Print

History

Written by Administrator. Posted in Sample Data-Articles

Donal Cam O'Sullivan Beare and the Beara-Breifne March

In 1602 Munster was ravaged by war. The English forces of Elizabeth I had defeated the Irish and Spanish at the Battle of Kinsale and advanced to capture the territory of Donal Cam O'Sullivan Beare, Chieftain of Beara. With many Irish chiefs in submission to the English crown, his continued support for the Irish cause and loyalty to Philip II of Spain was a last barrier to English ambitions to secure crown rule in Munster.

 O'Sullivan Beare's main stronghold was Dunboy Castle overlooking the harbour of Berehaven. In June 1602, after an eleven-day siege, English forces breached the walls of Dunboy, killed its last defenders and forced the local population into submission. O'Sullivan Beare and an army of supporters withdrew to the Coomerkane Valley, near Glengarriff, and launched guerrilla attacks on their enemies.

 Following a siege, the English army struck a blow at O'Sullivan Beare and captured his herd of four thousand sheep, two thousand cattle and one hundred ponies. The loss of supplies of milk, butter and meat, as well as essential pack animals, made it impossible to remain in the valley. On New Year's Eve 1602, faced with almost certain starvation, O'Sullivan Beare fled with four hundred fighting men and six hundred camp followers - women, children, servants and porters: a thousand men and women on an epic march northwards.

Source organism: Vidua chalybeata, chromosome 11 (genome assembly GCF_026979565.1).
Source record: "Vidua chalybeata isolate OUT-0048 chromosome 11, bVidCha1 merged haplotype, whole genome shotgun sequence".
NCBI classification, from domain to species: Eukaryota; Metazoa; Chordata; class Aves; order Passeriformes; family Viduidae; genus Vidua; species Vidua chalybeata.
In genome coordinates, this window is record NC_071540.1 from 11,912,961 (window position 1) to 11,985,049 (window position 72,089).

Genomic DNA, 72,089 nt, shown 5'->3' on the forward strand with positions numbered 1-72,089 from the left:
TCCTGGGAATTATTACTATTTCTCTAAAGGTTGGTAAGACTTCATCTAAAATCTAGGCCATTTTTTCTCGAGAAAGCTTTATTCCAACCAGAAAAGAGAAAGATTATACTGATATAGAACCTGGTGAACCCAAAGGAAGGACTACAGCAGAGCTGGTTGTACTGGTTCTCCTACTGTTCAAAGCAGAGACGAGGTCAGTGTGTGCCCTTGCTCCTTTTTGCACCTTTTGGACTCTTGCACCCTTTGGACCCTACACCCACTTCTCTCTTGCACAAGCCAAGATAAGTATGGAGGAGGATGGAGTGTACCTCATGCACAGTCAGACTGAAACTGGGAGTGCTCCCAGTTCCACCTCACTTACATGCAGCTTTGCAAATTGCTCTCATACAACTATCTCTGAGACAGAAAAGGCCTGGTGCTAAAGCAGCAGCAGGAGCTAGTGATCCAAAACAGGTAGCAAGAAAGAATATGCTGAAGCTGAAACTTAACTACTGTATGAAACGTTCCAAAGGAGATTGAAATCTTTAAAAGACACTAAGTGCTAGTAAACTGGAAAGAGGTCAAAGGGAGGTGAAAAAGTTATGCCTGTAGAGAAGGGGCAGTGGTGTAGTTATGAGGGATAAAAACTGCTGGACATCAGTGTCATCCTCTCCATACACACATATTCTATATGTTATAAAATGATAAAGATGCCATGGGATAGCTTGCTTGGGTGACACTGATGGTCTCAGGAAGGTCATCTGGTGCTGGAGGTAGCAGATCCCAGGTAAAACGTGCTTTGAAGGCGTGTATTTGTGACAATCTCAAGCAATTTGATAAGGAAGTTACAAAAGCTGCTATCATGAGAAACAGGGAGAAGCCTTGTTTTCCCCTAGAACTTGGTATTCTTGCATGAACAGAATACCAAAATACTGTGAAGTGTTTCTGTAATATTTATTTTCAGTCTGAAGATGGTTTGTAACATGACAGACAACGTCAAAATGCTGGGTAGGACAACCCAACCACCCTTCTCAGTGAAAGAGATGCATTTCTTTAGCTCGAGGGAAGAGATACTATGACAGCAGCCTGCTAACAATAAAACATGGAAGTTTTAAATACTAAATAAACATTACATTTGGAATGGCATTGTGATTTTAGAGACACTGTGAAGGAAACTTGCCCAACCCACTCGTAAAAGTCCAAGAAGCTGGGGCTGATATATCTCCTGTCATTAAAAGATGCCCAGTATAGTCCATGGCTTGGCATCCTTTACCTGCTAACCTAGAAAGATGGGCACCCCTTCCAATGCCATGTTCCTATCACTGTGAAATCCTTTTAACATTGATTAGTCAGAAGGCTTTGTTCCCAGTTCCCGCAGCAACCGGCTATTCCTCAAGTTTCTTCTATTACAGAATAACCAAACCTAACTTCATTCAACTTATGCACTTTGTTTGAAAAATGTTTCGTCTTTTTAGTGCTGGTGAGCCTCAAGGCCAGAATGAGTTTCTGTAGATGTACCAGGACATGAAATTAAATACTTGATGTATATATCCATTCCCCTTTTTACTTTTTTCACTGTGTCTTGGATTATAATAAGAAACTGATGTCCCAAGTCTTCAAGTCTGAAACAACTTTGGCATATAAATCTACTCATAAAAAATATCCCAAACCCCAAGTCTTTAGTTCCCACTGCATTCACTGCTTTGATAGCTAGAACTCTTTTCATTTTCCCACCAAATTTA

O'Sullivan Beare was counting on his ally, O'Rourke of Breifne, to provide refuge at Leitrim Castle three hundred kilometres to the north. Travelling through Ireland at a time of war and severe food shortages they were viewed by local chiefs as outcasts and attacked. The need to stay ahead of their enemies meant that they were often unable to bury their dead or carry off their wounded. Women carried infants and many of the camp followers could not keep up. By the time they reached the River Shannon their numbers were as low as three- to four-hundred. With enemies on either side of the river they crossed at night in a boat made of the skins of twelve slaughtered horses, the meat almost certainly eaten by the starving in the camp. Two days later, at Aughrim, their path was blocked by English-led cavalry and infantry. O'Sullivan Beare's camp had no choice but to fight. Against all odds an exhausted army of refugees defeated greatly superior forces but were unable to rest. They had to travel a twenty mile detour during the night to escape further attack. As the Connaught mercenaries among O'Sullivan Beare's camp began to disappear and return home, the remaining refugees were continuously threatened.

 On the fourteenth day O'Sullivan Beare reached Leitrim castle. Out of the original one thousand followers only thirty five remained.